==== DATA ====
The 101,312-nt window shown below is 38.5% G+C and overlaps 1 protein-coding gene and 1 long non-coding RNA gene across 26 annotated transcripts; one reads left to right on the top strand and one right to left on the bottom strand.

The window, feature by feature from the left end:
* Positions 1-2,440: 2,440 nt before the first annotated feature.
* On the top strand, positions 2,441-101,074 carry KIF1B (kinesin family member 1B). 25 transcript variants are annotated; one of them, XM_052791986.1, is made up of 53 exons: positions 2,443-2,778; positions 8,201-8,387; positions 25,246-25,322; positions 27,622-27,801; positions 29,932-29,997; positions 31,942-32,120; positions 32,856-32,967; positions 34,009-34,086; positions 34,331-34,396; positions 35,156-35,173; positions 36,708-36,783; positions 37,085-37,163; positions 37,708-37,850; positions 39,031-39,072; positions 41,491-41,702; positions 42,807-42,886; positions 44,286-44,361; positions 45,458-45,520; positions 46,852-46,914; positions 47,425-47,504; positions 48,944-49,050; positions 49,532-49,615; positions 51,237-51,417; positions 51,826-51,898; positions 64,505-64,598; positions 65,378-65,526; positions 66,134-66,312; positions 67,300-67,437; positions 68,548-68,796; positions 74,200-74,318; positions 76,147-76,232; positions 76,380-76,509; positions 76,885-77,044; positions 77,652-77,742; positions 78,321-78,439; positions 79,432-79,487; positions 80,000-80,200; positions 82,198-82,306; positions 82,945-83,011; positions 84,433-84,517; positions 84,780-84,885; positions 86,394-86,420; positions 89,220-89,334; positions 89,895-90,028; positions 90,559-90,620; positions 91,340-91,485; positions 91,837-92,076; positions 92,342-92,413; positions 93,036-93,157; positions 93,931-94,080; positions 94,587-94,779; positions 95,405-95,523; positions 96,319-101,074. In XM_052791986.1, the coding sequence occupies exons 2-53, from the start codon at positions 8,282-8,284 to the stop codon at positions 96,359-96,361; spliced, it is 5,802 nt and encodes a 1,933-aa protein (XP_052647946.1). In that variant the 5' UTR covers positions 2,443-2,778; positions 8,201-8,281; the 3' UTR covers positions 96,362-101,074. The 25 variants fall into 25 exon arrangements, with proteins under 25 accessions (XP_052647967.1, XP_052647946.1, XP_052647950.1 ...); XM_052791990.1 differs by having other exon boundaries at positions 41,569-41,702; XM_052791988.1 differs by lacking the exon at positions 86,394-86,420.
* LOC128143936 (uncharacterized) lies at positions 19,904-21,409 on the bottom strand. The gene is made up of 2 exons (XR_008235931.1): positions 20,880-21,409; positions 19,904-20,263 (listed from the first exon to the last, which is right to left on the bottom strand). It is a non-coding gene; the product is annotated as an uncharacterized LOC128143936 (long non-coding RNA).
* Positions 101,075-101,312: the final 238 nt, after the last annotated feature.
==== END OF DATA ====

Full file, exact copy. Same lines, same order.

The 101,312-nt window shown below is 38.5% G+C and overlaps 1 protein-coding gene and 1 long non-coding RNA gene across 26 annotated transcripts; one reads left to right on the top strand and one right to left on the bottom strand.

The window, feature by feature from the left end:
* Positions 1-2,440: 2,440 nt before the first annotated feature.
* On the top strand, positions 2,441-101,074 carry KIF1B (kinesin family member 1B). 25 transcript variants are annotated; one of them, XM_052791986.1, is made up of 53 exons: positions 2,443-2,778; positions 8,201-8,387; positions 25,246-25,322; positions 27,622-27,801; positions 29,932-29,997; positions 31,942-32,120; positions 32,856-32,967; positions 34,009-34,086; positions 34,331-34,396; positions 35,156-35,173; positions 36,708-36,783; positions 37,085-37,163; positions 37,708-37,850; positions 39,031-39,072; positions 41,491-41,702; positions 42,807-42,886; positions 44,286-44,361; positions 45,458-45,520; positions 46,852-46,914; positions 47,425-47,504; positions 48,944-49,050; positions 49,532-49,615; positions 51,237-51,417; positions 51,826-51,898; positions 64,505-64,598; positions 65,378-65,526; positions 66,134-66,312; positions 67,300-67,437; positions 68,548-68,796; positions 74,200-74,318; positions 76,147-76,232; positions 76,380-76,509; positions 76,885-77,044; positions 77,652-77,742; positions 78,321-78,439; positions 79,432-79,487; positions 80,000-80,200; positions 82,198-82,306; positions 82,945-83,011; positions 84,433-84,517; positions 84,780-84,885; positions 86,394-86,420; positions 89,220-89,334; positions 89,895-90,028; positions 90,559-90,620; positions 91,340-91,485; positions 91,837-92,076; positions 92,342-92,413; positions 93,036-93,157; positions 93,931-94,080; positions 94,587-94,779; positions 95,405-95,523; positions 96,319-101,074. In XM_052791986.1, the coding sequence occupies exons 2-53, from the start codon at positions 8,282-8,284 to the stop codon at positions 96,359-96,361; spliced, it is 5,802 nt and encodes a 1,933-aa protein (XP_052647946.1). In that variant the 5' UTR covers positions 2,443-2,778; positions 8,201-8,281; the 3' UTR covers positions 96,362-101,074. The 25 variants fall into 25 exon arrangements, with proteins under 25 accessions (XP_052647967.1, XP_052647946.1, XP_052647950.1 ...); XM_052791990.1 differs by having other exon boundaries at positions 41,569-41,702; XM_052791988.1 differs by lacking the exon at positions 86,394-86,420.
* LOC128143936 (uncharacterized) lies at positions 19,904-21,409 on the bottom strand. The gene is made up of 2 exons (XR_008235931.1): positions 20,880-21,409; positions 19,904-20,263 (listed from the first exon to the last, which is right to left on the bottom strand). It is a non-coding gene; the product is annotated as an uncharacterized LOC128143936 (long non-coding RNA).
* Positions 101,075-101,312: the final 238 nt, after the last annotated feature.